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Re: Unicode and JSLint

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  • abyssoft@ymail.com
    Mr. Crockford, I concede that I do see your point; but, at the same time is it not likely that without JSLint supporting in part some of the nearby Unicode
    Message 1 of 5 , Aug 23, 2010
      Mr. Crockford,

      I concede that I do see your point; but, at the same time is it not likely that without JSLint supporting in part some of the nearby Unicode blocks that it is unlikely to see them appear in use.
      I would think that initially: "Latin-1 Supplement", "Latin Extended-A", "Latin Extended-B", "Greek and Coptic", and "Cyrillic" would be good for initial expansion.
      I admit that my primary desire for usage of Unicode is a bit eccentric in that I was hoping to be able to use the "Letterlike Symbols" block for a math lib as these are useful for such. I will stick with ASCII for the time being and only use the other Unicode chars for strings and comments. Your opinion is one that I value highly.

      Sincerely,
      George W
    • Cheney, Edward A SSG RES USAR
      George, To be fair it is unlikely that Unicode will become a functional part of the web, content aside, until RFC 3897 gains some traction over RFC 3896, which
      Message 2 of 5 , Aug 25, 2010
        George,

        To be fair it is unlikely that Unicode will become a functional part of the web, content aside, until RFC 3897 gains some traction over RFC 3896, which is not going to happen for a very long time since HTTP is inherently reliant upon RFC 3986. Dr. Fielding appears to have no ambition to introduce additional complexity into the processing of HTTP header definitions that would exist in a more I18N environment. As a result it is quite probable that ASCII, particularly 7-bit ASCII, will remain the character set of web code for years to come. At the same time it does not appear other bodies, such as IMC or the groups managed under ISOC, of the Internet's application layer particularly have any such interest either.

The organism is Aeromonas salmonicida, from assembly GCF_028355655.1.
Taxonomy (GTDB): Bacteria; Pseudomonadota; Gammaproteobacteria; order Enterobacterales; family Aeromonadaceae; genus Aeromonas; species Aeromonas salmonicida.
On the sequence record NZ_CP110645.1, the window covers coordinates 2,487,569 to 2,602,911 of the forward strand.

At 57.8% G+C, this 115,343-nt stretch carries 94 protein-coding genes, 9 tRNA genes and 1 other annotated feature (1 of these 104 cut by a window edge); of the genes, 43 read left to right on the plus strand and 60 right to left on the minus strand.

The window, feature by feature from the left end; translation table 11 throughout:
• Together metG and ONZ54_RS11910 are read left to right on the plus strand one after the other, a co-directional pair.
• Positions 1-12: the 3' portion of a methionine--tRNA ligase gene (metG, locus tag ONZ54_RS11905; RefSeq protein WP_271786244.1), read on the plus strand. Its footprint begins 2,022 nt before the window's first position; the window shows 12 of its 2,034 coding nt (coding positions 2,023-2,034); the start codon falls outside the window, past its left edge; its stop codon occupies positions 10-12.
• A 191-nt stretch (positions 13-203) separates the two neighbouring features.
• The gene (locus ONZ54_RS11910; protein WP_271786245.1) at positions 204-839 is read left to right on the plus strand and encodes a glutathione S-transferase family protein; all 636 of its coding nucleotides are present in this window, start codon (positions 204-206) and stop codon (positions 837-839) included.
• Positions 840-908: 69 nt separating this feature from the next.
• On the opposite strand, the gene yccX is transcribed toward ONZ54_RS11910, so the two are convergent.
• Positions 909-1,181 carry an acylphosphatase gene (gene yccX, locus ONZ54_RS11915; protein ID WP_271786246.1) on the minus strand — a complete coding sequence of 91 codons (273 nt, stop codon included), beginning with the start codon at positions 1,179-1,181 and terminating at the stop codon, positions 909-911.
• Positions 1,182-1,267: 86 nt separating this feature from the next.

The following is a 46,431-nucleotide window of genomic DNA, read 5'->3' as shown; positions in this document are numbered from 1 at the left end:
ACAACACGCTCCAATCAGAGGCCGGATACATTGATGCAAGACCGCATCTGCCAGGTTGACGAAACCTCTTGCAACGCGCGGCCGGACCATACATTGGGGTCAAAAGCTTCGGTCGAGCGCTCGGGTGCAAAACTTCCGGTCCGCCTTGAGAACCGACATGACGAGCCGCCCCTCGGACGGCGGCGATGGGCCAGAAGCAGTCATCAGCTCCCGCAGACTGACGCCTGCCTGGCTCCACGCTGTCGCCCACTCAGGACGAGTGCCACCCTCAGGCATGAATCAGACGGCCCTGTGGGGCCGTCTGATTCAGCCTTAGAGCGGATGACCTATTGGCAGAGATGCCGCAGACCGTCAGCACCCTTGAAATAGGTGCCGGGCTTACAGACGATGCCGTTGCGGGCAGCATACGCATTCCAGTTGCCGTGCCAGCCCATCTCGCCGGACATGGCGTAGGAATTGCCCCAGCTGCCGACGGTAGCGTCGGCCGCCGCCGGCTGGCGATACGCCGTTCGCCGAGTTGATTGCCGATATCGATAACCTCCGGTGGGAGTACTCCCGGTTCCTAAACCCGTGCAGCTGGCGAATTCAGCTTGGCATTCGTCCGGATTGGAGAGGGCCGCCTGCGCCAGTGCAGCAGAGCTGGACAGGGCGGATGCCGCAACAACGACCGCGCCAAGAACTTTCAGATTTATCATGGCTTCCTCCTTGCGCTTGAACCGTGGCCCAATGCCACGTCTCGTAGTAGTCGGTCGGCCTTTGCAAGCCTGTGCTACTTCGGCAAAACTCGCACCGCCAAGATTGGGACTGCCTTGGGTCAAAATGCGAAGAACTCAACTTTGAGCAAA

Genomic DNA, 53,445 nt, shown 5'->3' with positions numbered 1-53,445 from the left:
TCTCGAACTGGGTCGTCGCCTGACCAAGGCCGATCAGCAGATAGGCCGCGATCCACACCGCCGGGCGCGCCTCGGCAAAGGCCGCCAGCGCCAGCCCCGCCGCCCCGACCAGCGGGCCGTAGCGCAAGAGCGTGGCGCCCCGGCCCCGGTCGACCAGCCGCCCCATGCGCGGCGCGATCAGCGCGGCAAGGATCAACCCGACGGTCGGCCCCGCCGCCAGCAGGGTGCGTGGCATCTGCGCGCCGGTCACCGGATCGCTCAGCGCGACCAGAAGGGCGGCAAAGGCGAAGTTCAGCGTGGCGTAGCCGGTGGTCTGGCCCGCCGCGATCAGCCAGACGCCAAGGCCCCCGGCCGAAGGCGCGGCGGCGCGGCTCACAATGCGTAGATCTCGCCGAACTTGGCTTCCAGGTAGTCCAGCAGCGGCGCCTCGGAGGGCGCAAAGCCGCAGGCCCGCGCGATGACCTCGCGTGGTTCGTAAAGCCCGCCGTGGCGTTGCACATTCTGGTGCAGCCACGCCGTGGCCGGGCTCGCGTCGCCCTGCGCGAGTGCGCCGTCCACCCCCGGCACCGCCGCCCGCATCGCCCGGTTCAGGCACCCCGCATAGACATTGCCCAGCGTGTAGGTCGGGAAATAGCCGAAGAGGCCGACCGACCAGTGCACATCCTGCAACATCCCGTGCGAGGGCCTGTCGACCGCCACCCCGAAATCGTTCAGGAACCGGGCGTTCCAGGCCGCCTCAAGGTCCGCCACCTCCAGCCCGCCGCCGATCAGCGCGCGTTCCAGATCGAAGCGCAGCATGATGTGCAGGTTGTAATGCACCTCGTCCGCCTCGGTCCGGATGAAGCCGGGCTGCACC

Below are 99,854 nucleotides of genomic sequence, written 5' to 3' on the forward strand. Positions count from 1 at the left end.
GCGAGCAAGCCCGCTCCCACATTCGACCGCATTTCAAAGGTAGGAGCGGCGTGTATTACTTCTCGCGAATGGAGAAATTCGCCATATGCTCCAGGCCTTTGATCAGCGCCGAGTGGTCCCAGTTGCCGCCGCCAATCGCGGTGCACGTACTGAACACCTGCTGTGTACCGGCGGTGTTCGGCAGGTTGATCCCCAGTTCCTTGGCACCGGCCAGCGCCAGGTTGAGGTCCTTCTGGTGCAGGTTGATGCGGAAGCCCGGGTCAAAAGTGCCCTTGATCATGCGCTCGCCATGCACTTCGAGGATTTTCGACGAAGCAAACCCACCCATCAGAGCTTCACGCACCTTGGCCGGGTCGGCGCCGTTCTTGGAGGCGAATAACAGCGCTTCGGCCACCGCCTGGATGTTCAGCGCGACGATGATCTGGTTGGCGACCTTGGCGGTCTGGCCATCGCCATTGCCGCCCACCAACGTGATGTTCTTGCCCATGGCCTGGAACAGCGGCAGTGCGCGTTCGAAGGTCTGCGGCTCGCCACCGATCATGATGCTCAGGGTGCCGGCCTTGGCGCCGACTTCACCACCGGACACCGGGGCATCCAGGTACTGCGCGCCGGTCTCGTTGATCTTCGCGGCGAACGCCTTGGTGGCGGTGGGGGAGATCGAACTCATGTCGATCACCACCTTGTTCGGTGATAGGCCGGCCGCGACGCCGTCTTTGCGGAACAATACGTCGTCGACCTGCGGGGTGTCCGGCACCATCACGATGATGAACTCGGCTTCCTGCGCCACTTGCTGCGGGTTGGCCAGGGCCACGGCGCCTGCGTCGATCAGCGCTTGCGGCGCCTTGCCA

Austin
      • abyssoft@ymail.com
        Austin, Point well taken. And, thank you for the explanation. It clarify the why and the when. George
        Message 3 of 5 , Aug 25, 2010
          Austin,

          Point well taken. And, thank you for the explanation. It clarify the why and the when.

          George

          --- In jslint_com@yahoogroups.com, "Cheney, Edward A SSG RES USAR" <austin.cheney@...> wrote:
          >
          > George,
          >
          > To be fair it is unlikely that Unicode will become a functional part of the web, content aside, until RFC 3897 gains some traction over RFC 3896, which is not going to happen for a very long time since HTTP is inherently reliant upon RFC 3986. Dr. Fielding appears to have no ambition to introduce additional complexity into the processing of HTTP header definitions that would exist in a more I18N environment. As a result it is quite probable that ASCII, particularly 7-bit ASCII, will remain the character set of web code for years to come. At the same time it does not appear other bodies, such as IMC or the groups managed under ISOC, of the Internet's application layer particularly have any such interest either.
          >
          > Austin
          >
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